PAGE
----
We could see a situation where there is no demand but prices go up, owing to the inability of firms to cut cost on essentials or other commodities due to shrunken volumes

Donald Trump continues to be as dismissive of the economic impact of the coronavirus as he was from the start and sanguine about the future, but the cold fact is, news coming out of the superpower is less than encouraging even if one is an optimist. Contrary to predictions of a sharp economic bounce by the White House, the three big lenders, JP Morgan, Citi and Wells Fargo, together set aside $28 billion this quarter for potential bad loans, a figure last seen during the 2008 financial crisis.

In most countries, including India, the belief is that the extent of crisis is still not showing up owing to the massive stimulus that governments across the globe have unveiled in the form of deferments, direct assistance and unemployment aid. Morgan CEO Jamie Dimon was quoted as having said: “This is not a normal recession. We have only staved it off for now by way of stimulus but we are surely going to see the effects down the road.” If the old saying that the world catches a cold when the US sneezes holds good, where India is headed is unclear irrespective of pundits’ prophecies on television screens.

That our economy will contract during 2020-21 is a given, and forecasts by economists, research and rating agencies range from minus 5% to as high as minus 15%. Our GDP hit the nadir during April and May and any recovery from thereon will only be a plus is also understood, but have businesses pressed the last button in terms of operational measures needed to survive? The answer, going by what we have been witnessing since Unlock 1 from June 1, is NO.

Since April, we have seen companies essentially laying off employees and slashing salaries to bridge the gap between revenue and expenditure. It was their first step. Will that be enough or are further measures required as we get realistic about the state of the economy? Let us look at simple examples. Of the dozens of beauty salons in Hyderabad, two belonging to a leading chain were shut down a few days ago. They were located on a prime commercial road. In terms of revenue, they clocked zero during lockdown but stayed afloat.

The decision to close them was taken in the first week of July as the opening up of cities a month earlier has not seen patrons coming back. Hopes dashed, they folded up and sacked their beauticians, who were paid reduced salaries during lockdown. These are the first signs of hitting the bottom in terms of business operations. Over the next few months, the number of showrooms/outlets in varied sectors—automobile, apparel, restaurants or footwear—is expected to reduce by 25 to 30%, due to subdued demand.

In other words, if 10 automobile showrooms in a city were selling 100 cars per month, the reduced demand of say, 60 or 70 cars, would be met by six or seven dealers as the weaker ones will yield space. What does that mean? Jobs lost, commercial space vacated, reduction in power consumption and elimination of a range of ancillary needs. That the overall demand has gone down is coming out through anecdotal evidence as also from the trade figures put out by the government recently. Those in power may have chosen to tout it as an achievement, but the trade surplus (difference between imports and exports), seen for the first time in 18 years, essentially means falling demand, be it gold, fuel or machinery.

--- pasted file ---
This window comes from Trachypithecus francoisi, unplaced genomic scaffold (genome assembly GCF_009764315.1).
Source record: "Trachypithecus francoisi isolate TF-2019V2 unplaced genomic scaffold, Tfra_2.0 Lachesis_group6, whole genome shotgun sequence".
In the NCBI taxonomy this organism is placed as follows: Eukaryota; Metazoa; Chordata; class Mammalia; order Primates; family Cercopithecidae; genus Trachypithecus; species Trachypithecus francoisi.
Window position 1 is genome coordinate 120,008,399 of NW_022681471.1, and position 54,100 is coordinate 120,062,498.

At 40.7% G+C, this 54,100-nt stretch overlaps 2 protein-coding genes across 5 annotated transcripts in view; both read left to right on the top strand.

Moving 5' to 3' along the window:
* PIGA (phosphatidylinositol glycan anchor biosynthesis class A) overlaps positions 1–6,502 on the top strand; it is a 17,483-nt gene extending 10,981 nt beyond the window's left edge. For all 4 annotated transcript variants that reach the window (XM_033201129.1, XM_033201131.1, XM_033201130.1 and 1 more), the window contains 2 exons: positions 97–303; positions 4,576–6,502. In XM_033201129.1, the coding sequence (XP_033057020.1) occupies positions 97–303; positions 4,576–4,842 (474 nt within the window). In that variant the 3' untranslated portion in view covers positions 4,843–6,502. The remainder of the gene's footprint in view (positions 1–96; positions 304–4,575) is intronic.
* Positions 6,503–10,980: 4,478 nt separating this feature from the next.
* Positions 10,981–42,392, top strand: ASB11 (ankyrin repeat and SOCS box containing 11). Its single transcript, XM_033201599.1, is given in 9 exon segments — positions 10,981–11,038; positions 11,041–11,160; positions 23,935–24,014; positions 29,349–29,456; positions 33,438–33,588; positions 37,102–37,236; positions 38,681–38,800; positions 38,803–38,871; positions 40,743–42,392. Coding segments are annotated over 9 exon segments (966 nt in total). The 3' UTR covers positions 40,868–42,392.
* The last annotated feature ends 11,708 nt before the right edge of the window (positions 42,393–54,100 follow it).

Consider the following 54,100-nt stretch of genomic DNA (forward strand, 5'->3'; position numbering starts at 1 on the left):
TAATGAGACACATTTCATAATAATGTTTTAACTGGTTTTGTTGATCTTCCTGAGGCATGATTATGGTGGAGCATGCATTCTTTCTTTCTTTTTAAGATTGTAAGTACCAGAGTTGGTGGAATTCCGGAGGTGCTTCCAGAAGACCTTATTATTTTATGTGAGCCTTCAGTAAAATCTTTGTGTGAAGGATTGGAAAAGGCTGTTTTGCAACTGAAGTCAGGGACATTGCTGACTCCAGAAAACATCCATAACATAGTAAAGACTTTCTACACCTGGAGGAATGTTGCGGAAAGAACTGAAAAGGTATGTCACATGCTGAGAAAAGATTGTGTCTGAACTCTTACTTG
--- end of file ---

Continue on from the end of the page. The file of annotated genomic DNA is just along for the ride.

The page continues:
Is this the first sign of stagflation—increasing inflation coupled with high unemployment and stagnant demand? Remember the non-stop rise in fuel prices and its possible cascading effect. We may, therefore, see a situation where there is no demand but prices go up, owing to the inability of firms to cut cost on essentials or other commodities because of shrunken volumes. It’s similar to perhaps what we are seeing in the airline sector. The per sector fare, say between Chennai and Mumbai, has gone up despite the occupancy level hovering around 50-60%. As and when the weaker ones in the sector opt out, businesses would get consolidated among the few that are able to sustain.

The next cycle could be when normalcy is restored in terms of economic activity but demand remains suppressed owing to behavioural change, loss or reduced income and uncertainty about the future, prompting people to keep as much cash balance as they could. That is when prices drop until consumers once again see value in investment at lower levels and begin investing, apart from returning to luxury spend, be it foreign travel or branded apparel. That could set off the last leg of recovery where rise in demand leads to enhanced business activity resulting in more showrooms, more flights in the skies, hotels getting back to pre-COVID occupancy levels, etc.

The problem is all this is a long shot. The middle class, which at best has the resilience to last two/three months without a job or reduced salary, is already feeling stressed. Migrants, who were desperate to go home at the height of the pandemic, are trickling back to cities in the absence of gainful employment in their home towns and villages. But if demand does not pick up, whether all of them get their work back is the million-dollar question.

A reverse migration then looks plausible given that the farm sector is the only one expected to do well. None of the above scenarios may occur if the global or Indian economy sees a V-shaped recovery. There were such hopes, raised by experts, in the first months of the pandemic. However, the near consensus now appears to be in favour of a U-shaped recovery, which means the pain has to be borne before we witness the bounce. And no one seems to have a clue about the depths to which we could sink before we begin the arduous climb up.